So what happens to furniture (specifically couches) in a city that isn't New York (specifically Detroit) that’s dumped outside to be (or this instance, mostly not to be) collected by the sanitation department? Usually the couch sits. And sits. And sits. And then, if it’s lucky, the couch will be photographed and crowned as "Miss May" as part of a 2012 wall calendar titled Couches of Detroit.
For her Couches of Detroit calendar project, photographer and writer Sarah Sharp (a former New York resident who now calls Detroit home) snapped these unlikely pin-up objects in all of their discarded, decomposing glory. And to help make the calendar a reality, Sharp has just launched a Kickstarter campaign. Sharps’ goal of raising $7,500 by July 1 will allow her to order a minimum of 500 full-color, high-quality 11x17 wall calendars and release them by September 2011.
What leads people to throw things away?Living in Detroit, I often wonder at the rationale we use to assign value to objects and places. Things we want so much when we first see them, save and spend to possess, and eventually come to disregard and abandon. Things like couches. Things like Detroit.I am in the process of creating a calendar of 12 Detroit landscapes, each featuring a discarded or abandoned couch. To you, it may signify the apocalyptic tidings of an empty city, but for some people, Detroit allows a great deal of freedom for reinvention. Municipal services are limited to the point where an abandoned couch might sit on the street for a month or more, maybe even long enough for someone to see it not as trash, but art.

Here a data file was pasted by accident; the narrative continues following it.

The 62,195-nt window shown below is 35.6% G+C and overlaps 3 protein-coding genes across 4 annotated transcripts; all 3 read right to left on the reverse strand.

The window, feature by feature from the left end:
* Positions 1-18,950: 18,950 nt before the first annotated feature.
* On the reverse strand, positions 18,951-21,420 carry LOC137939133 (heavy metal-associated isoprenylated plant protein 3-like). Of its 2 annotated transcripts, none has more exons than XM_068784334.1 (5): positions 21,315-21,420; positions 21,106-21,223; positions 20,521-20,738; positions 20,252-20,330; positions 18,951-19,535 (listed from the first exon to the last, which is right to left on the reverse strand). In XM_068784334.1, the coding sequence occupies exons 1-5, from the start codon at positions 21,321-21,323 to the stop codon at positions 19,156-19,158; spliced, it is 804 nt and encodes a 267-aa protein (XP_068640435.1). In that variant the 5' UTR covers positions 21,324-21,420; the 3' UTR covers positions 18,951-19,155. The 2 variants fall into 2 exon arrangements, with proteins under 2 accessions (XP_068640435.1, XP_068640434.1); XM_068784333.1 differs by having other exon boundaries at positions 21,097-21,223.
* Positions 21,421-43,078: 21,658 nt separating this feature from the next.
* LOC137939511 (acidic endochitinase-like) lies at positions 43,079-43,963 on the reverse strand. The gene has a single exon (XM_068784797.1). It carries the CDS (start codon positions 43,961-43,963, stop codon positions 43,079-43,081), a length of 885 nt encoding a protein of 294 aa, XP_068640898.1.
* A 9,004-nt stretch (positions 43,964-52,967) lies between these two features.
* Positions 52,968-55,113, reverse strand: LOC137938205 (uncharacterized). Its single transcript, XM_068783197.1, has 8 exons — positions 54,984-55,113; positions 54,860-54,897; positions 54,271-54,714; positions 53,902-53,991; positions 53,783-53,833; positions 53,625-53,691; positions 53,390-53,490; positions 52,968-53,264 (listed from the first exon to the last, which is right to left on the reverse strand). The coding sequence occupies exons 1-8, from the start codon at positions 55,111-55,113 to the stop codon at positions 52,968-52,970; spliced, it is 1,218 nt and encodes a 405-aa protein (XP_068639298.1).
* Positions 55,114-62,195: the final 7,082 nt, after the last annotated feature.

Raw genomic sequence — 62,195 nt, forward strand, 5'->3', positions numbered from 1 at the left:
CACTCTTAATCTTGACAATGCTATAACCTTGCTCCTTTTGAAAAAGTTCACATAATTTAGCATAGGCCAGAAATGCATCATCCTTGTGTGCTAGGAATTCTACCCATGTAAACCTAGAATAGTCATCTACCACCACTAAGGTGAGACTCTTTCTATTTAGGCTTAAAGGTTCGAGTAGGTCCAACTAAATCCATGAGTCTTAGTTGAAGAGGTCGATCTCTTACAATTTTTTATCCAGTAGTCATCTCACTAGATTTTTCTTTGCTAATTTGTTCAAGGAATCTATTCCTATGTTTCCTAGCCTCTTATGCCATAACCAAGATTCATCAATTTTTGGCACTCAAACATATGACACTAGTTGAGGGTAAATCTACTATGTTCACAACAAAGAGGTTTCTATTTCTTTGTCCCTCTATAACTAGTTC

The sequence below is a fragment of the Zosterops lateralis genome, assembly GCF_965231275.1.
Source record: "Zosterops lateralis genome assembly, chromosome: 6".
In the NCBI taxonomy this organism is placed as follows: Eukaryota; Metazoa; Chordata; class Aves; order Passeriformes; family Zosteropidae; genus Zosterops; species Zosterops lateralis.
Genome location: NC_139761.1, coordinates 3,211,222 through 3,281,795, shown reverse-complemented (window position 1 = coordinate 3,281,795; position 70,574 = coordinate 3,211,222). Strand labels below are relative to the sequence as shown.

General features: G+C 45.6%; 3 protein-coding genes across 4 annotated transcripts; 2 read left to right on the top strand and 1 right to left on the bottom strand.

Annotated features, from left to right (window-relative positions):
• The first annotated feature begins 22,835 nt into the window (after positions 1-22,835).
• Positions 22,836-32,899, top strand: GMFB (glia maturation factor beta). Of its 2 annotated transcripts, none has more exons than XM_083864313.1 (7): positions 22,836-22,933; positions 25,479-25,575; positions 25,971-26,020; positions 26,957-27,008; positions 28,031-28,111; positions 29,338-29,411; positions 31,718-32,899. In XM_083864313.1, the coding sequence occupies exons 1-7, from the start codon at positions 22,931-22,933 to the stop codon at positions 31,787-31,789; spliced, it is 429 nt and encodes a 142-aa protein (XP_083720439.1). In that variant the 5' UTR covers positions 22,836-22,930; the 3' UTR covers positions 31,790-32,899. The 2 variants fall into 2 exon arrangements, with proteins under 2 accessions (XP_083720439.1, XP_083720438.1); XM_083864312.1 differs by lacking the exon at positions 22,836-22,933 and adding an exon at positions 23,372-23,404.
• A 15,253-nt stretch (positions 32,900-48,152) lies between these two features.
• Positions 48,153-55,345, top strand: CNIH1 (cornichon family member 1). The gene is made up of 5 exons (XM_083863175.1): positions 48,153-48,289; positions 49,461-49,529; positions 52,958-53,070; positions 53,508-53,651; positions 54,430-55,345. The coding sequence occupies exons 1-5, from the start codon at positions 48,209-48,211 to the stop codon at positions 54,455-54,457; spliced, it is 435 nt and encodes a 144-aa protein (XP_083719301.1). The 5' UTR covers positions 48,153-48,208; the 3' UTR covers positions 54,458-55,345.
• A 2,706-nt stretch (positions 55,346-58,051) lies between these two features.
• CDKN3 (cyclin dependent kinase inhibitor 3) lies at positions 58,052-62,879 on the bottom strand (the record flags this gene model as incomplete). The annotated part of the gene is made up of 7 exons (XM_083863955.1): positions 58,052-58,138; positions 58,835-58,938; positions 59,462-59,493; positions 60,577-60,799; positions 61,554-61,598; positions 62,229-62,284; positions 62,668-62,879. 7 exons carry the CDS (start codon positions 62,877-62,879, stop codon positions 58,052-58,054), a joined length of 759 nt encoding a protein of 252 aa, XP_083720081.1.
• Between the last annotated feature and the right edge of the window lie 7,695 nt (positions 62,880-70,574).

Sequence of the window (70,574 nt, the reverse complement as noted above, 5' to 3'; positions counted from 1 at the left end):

Street couches in New York City and other places have been literally vilified — considered eyesores or thought responsible for spreading bedbugs — and you will rarely see such a dangerous offender left alone on the street for long. Here in Detroit, I like to see that these abandoned couches have a life beyond being discarded. During warm weather, people congregate on and around them in empty lots full of wildflowers and leftover domestic ruins, using them at their most fundamental — as a place to sit.The value judgment passed by those who leave these couches — on both the object and on Detroit itself — is clear: here is something worthless. But to those who remain loyal and engaged with this city, there is a different perspective. Having shrunk so dramatically with the flight of those chasing the false prosperity of the auto industry, this remaining Detroit population is not as quick as some others to discard and demolish. After all, the less you need, the more time you can spend relaxing on the couch.
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